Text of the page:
c. metaphorically, and Hebraistically, one is called τέκνον, of anything "who depends upon it, is possessed by a desire or affection for it, is addicted to it; or who is liable to any fate"; thus in the N. T. we find α. children of a city, i. e. its citizens, inhabitants (Jeremiah 2:30; Joel 2:23; 1 Macc. 1:38; υἱοί Σιών, Psalm 149:2): Matthew 23:37; Luke 13:34; Luke 19:44; Galatians 4:25. β. τέκνα τῆς σοφίας, the votaries of wisdom, those whose souls have, as it were, been nurtured and moulded by wisdom: Matthew 11:19 (where T Tr text WH have hastily adopted ἔργων for τέκνων; cf. Keim, ii, p. 369 (English translation, iv., p. 43f; per contra, see Tdf.s note and WH's Appendix at the passage)); Luke 7:35; τέκνα ὑπακοῆς, those actuated by a desire to obey, obedient, 1 Peter 1:14; τοῦ φωτός, both illumined by the light and loving the light, Ephesians 5:8. γ. κατάρας τέκνα, exposed to cursing, 2 Peter 2:14; τῆς ὀργῆς, doomed to God's wrath or penalty, Ephesians 2:3; cf. Steiger on 1 Peter 1:14; Winers Grammar, 238 (223); (Buttmann, 161 (141)). In the same way ἔκγονος is used sometimes in Greek writings; as, ἔκγονος ἀδικίας, δειλίας, Plato, legg. 3, p. 691 c.; 10, p. 901 e. [SYNONYMS: τέκνον, υἱός: τέκνον and υἱός while concurring in pointing to parentage, differ in that τέκνον gives prominence to the physical and outward aspects, υἱός to the inward, ethical, legal. Cf.
b. γ. above; υἱός τοῦ Θεοῦ, at the end; παῖς, at the end and references (especially that to Höhne).]
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τέκνον , -ου , τό
that which is begotten, born (cf. Scottish bairn), a child of either sex: Mark 13:12, Luke 1:7, Acts 7:5; pl., Matthew 7:11, Mark 7:27, Luke 1:17, Ephesians 6:1, al.; τέκνα ἐπαγγελίας , Romans 9:8; τ . τῆς σαρκός , ib.; in a wider sense (as Heb. H1121), of posterity, Matthew 2:18, Luke 3:8, al.; specif., of a male child, Matthew 21:28, Acts 21:21, al.; in voc. as a form of kindly address from an elder to a junior or from a teacher to a disciple, Matthew 9:2; Matthew 21:28, Mark 2:5, Luke 2:48; τ . μου (= cl. τ . μοι ; v. Bl., § 37, 5), Galatians 4:19 (τεκνία , WH, txt.), 2 Timothy 2:1. Metaph.,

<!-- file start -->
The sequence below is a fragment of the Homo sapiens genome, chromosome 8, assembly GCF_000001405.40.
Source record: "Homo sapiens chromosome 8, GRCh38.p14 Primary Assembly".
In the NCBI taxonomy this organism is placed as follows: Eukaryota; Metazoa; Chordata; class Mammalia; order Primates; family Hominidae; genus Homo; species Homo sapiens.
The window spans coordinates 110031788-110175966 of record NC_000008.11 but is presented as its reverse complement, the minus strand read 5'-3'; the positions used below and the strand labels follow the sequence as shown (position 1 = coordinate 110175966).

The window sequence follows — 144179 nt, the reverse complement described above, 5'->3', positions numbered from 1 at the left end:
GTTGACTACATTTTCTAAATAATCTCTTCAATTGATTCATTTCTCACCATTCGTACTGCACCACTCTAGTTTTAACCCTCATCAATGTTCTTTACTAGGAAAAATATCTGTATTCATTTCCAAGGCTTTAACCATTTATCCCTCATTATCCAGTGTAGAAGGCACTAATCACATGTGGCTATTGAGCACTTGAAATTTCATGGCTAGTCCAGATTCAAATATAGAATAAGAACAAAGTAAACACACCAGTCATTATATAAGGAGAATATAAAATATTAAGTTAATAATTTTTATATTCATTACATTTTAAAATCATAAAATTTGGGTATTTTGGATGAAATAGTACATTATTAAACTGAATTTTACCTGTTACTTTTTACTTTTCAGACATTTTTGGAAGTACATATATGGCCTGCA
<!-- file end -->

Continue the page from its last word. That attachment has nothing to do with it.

(a) of disciples (apart from direct address, v. supr.): Philemon 1:10, 1 Timothy 1:1, Titus 1:4, 3 John 1:4;
(b) with reference to the Fatherhood of God (see πατήρ , γεννάω ), τέκνα τ . θεοῦ (cf. Isaiah 30:1, Wisdom of Solomon 16:21): Romans 8:16, Ephesians 5:1, Philippians 2:15; and esp. in Johannine bks. (cf. Westc., Epp. Jo., 94, 120), John 1:12, 1 John 3:1, al.;
(c) of those who imitate others and are therefore regarded as the spiritual offspring of their exemplars: Matthew 3:9, Luke 3:8 John 8:39, Romans 9:7, 1 Peter 3:6; τ . διαβόλου , 1 John 3:10;
(d) as in Heb. (LXX, Joel 2:23, Psalms 149:2, 1 Maccabees 1:38), of the inhabitants of a city: Matthew 23:37, Luke 13:34; Luke 19:44, Galatians 4:25;
(e) with an, adjectival gen., freq. rendering a Heb. expression, adopted from LXX or formed on the analogy of its language, but sometimes with parallels in Gk. writers (v. Deiss., BS, 161 ff.): τέκνα φωτός , Ephesians 5:8; τ . ὑπακοῆς , 1 Peter 1:14; κατάρας , 2 Peter 2:14; ὀργῆς , Ephesians 2:3.
SYN.: see παῖς G3816.
Copyright © 1922 by G. Abbott-Smith, D.D., D.C.L.. T & T Clarke, London.
τρέχω in the lit, sense ";run"; occurs in a criminal process of an Alexandrian gymnasiarch before the Emperor Commodus, P Oxy I. 33 versosiii. 12 (= Chrest. I. p. 35) ὁ ἠβό [κατο ]ς εὐθὺς δρ ̣α ̣μὼν παρέθετο [τῷ ] κυρίῳ λέγων, ";κύριε, κάθῃ, Ῥωμαῖοι γονγύζο [υσ ]ι,"; ";the veteran forthwith ran and told his lord, saying, ‘Lord, while you are sitting in judgment, the Romans are murmuring.’"; The same document shows τρέχω in its derived sense ";strive";—i. 11 τρέχε, τέκνον, τελεύτα. κλέος σοί ἐστιν ὑπὲρ τῆς γλυκυτάτης σου πατρίδος τελευτῆσαι, ";onward, my son, to death, it is a glory for you to die for your beloved country"; (Edd.), See also P Lond 130.77 (horoscope—i/ii A.D.) (= I. p. 135) μοίρας ἔτρεχε δεκατρεῖς, and Menandrea p. 73.167 ἵν᾽ ἀναπηδήσας τρέχῃ, ";that he might jump up and come at a run."; We may add a wooden tablet, apparently for school use, published in Mél. Nicole p. 181 (= Kaibel Praef. p. xxiii, 1117 (b) in which the lines occur (with added accents)—
ᾧ μὴ δέδωκεν ἡ τύχη κοιμωμένῳ,
μάτην δραμεῖται, κἂν ὑπὲρ Λάδαν δράμῃ.